Seven years after the tragic death of his brother, Jack (David W. Ross) has been consumed with raising his young niece with his sister-in-law Mya (Alicia Witt). When the renewal of his work visa is denied, deportation to his native England seems imminent.
The quick solution is a duplicitous marriage to his best friend Ali (Jamie-Lynn Sigler) to secure his green card. Mindful of questioning from immigration, Ali moves into Jack’s apartment. When he falls head-over-heels in love with Mano (Maurice Compte), a sexy Latino-American architect, tensions bubble to the surface between Ali and Jack.
Prodded by her ex-girlfriend, Ali grows increasingly bitter about the arrangement she has entered into with Jack. She has every right to be mindful of the discriminatory laws when ICE officials storm into their apartment and Jack is nowhere to be found. Tough grilling by federal authorities settles it for Ali. She’s had enough and soon files for divorce from Jack.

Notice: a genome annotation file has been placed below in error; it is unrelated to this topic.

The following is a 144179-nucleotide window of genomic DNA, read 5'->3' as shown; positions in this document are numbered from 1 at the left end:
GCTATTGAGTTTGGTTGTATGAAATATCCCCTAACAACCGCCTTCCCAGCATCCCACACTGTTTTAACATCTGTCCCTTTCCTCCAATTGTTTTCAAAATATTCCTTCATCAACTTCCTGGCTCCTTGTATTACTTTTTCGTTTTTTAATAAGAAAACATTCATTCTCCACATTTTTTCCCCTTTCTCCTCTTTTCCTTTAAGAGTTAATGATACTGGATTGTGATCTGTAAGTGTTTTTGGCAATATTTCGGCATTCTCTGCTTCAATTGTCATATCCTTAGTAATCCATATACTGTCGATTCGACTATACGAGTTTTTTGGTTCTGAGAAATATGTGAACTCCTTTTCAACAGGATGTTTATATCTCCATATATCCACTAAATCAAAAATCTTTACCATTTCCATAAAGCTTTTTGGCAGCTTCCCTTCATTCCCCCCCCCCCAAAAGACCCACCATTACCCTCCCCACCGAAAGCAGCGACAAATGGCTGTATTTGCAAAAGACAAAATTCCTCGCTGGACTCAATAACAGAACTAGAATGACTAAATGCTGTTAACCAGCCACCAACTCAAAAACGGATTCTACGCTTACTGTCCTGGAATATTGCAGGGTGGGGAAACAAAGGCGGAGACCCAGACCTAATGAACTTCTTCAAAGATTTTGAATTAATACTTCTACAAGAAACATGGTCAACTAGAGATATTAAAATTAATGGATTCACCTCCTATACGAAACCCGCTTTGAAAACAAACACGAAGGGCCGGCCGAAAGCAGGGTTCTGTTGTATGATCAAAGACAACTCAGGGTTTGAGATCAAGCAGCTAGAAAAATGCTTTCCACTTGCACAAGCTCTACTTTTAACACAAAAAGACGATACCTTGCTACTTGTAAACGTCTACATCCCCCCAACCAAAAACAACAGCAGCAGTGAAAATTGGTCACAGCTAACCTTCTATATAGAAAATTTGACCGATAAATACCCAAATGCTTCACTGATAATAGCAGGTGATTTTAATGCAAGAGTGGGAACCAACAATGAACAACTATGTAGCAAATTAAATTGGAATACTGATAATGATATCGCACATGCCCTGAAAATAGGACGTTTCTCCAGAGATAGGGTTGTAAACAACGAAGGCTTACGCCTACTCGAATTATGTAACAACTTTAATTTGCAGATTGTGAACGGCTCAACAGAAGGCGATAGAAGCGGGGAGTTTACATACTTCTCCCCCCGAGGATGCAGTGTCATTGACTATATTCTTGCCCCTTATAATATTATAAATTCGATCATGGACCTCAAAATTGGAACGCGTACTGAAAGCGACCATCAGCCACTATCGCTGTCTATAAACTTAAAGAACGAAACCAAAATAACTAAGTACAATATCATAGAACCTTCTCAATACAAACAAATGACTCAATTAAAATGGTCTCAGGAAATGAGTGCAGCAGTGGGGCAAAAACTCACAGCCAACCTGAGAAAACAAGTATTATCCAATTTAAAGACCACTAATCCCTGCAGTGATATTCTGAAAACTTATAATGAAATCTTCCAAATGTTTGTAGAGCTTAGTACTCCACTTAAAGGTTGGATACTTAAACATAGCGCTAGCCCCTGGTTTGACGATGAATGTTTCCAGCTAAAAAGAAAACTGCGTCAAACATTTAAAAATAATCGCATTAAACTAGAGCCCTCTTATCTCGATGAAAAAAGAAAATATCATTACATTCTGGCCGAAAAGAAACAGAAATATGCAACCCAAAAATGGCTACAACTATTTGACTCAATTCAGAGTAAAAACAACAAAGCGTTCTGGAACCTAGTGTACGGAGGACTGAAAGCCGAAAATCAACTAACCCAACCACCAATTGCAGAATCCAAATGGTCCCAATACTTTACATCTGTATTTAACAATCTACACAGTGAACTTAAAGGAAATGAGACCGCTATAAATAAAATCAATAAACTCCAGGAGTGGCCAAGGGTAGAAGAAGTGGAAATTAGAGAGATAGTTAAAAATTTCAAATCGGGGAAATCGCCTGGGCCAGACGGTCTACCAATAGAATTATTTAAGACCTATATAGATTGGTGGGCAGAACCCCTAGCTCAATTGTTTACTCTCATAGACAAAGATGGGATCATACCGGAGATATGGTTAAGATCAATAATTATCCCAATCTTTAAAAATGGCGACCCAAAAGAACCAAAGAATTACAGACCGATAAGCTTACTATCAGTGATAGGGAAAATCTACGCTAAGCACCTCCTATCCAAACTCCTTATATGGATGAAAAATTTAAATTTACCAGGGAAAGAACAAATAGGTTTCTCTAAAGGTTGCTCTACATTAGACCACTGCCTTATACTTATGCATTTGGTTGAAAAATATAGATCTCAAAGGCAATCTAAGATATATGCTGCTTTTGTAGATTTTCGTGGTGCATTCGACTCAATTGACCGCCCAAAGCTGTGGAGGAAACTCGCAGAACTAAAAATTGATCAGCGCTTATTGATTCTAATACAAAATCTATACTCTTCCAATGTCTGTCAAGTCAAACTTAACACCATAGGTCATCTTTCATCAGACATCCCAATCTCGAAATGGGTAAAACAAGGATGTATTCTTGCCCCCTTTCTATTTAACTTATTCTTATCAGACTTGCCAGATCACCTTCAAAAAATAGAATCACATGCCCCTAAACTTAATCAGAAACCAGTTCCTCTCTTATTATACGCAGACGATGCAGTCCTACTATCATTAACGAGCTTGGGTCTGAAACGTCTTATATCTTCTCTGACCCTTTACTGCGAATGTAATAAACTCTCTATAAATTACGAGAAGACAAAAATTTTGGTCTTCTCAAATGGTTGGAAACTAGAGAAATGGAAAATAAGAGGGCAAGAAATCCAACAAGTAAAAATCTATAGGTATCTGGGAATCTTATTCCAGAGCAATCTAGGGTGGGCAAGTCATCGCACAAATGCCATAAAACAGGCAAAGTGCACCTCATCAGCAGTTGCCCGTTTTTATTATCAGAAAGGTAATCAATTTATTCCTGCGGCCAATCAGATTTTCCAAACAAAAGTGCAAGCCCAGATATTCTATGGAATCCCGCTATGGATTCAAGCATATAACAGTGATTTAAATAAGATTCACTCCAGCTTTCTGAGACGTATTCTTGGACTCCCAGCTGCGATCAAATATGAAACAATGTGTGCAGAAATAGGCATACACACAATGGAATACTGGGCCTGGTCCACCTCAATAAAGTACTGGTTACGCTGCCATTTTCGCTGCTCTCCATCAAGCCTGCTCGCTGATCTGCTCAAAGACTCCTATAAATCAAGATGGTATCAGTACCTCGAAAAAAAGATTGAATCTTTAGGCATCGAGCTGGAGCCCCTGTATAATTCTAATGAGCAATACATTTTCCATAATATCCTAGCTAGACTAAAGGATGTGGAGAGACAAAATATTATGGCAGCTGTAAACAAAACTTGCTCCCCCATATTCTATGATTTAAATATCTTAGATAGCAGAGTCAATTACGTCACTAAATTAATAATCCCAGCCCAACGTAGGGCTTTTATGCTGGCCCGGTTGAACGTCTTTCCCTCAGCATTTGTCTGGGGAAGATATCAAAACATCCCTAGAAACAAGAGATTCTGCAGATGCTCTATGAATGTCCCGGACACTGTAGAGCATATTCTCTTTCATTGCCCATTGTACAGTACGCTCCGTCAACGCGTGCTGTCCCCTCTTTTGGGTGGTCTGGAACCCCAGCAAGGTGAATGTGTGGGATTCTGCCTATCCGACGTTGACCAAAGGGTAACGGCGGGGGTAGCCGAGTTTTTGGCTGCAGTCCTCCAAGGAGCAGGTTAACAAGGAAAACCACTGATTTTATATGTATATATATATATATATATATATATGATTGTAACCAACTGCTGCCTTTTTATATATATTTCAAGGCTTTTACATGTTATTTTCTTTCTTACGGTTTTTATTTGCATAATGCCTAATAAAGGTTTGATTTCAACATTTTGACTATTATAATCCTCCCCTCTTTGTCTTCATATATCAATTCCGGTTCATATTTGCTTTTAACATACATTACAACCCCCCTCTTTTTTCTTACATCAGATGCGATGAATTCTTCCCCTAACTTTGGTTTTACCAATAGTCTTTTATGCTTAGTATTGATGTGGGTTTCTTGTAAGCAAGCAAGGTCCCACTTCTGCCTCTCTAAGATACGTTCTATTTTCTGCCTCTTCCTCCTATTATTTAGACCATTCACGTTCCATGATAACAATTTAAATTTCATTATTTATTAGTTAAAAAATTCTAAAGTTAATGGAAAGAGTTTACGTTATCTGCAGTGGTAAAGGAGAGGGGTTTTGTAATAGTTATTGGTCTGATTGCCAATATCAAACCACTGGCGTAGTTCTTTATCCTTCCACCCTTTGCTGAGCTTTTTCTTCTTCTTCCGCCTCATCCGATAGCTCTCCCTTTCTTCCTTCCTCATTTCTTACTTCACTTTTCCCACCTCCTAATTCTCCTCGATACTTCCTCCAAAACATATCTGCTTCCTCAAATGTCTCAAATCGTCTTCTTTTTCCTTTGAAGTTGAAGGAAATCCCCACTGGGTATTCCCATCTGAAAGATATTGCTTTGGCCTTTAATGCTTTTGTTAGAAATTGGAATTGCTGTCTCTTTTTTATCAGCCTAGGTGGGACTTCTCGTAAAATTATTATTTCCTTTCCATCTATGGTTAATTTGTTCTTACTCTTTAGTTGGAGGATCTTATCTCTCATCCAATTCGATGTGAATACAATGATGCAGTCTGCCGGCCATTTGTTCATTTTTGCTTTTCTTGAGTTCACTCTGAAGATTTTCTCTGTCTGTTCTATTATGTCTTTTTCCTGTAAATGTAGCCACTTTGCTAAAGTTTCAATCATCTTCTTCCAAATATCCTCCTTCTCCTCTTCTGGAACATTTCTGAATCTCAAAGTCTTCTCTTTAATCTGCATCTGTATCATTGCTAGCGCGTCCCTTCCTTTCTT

As Jack searches for a new wife, the situation becomes even more challenging when Mano must return to Spain for a family crisis and Jack is to make a heart-breaking choice in order to live his life.
As it was released originally in 2012, it’s interesting to watch I Do today, only six years later, and see how much has changed and what remains the same. This brilliantly structured family drama from director Glenn Gaylord cleverly dramatizes the choices same-sex bi-national couples are forced to make.